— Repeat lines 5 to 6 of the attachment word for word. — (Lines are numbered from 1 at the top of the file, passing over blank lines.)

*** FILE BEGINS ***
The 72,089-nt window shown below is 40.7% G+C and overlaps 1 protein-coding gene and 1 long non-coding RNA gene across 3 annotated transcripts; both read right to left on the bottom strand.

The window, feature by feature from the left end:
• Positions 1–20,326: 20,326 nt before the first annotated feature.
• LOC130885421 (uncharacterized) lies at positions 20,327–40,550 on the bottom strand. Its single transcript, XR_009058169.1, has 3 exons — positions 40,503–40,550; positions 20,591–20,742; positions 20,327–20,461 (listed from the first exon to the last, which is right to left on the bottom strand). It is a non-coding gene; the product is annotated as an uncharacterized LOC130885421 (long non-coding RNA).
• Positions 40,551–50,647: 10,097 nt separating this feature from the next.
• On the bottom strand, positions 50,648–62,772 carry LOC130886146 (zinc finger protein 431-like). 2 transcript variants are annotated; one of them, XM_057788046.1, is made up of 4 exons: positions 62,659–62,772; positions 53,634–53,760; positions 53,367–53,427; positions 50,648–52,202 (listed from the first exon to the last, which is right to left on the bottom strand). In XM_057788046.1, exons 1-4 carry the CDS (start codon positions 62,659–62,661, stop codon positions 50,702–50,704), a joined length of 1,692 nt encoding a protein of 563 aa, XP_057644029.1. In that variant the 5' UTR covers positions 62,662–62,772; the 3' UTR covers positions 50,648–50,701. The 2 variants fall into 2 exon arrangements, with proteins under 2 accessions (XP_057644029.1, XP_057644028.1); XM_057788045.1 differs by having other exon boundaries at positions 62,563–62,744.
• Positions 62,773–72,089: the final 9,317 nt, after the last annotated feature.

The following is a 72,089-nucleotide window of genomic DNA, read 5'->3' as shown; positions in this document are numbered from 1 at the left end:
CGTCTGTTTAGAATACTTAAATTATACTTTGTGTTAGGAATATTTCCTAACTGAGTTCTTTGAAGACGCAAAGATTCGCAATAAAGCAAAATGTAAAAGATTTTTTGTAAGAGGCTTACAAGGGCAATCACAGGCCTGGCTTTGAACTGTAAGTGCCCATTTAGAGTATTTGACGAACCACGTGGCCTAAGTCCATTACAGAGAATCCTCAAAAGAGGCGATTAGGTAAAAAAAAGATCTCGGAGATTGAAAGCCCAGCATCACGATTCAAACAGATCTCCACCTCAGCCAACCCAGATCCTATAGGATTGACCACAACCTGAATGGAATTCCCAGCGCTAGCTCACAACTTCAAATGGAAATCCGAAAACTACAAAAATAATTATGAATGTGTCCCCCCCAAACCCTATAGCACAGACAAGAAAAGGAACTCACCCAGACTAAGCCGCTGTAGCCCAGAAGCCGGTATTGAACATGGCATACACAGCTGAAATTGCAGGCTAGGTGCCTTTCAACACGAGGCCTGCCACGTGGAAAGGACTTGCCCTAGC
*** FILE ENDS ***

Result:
• Positions 40,551–50,647: 10,097 nt separating this feature from the next.
• On the bottom strand, positions 50,648–62,772 carry LOC130886146 (zinc finger protein 431-like). 2 transcript variants are annotated; one of them, XM_057788046.1, is made up of 4 exons: positions 62,659–62,772; positions 53,634–53,760; positions 53,367–53,427; positions 50,648–52,202 (listed from the first exon to the last, which is right to left on the bottom strand). In XM_057788046.1, exons 1-4 carry the CDS (start codon positions 62,659–62,661, stop codon positions 50,702–50,704), a joined length of 1,692 nt encoding a protein of 563 aa, XP_057644029.1. In that variant the 5' UTR covers positions 62,662–62,772; the 3' UTR covers positions 50,648–50,701. The 2 variants fall into 2 exon arrangements, with proteins under 2 accessions (XP_057644029.1, XP_057644028.1); XM_057788045.1 differs by having other exon boundaries at positions 62,563–62,744.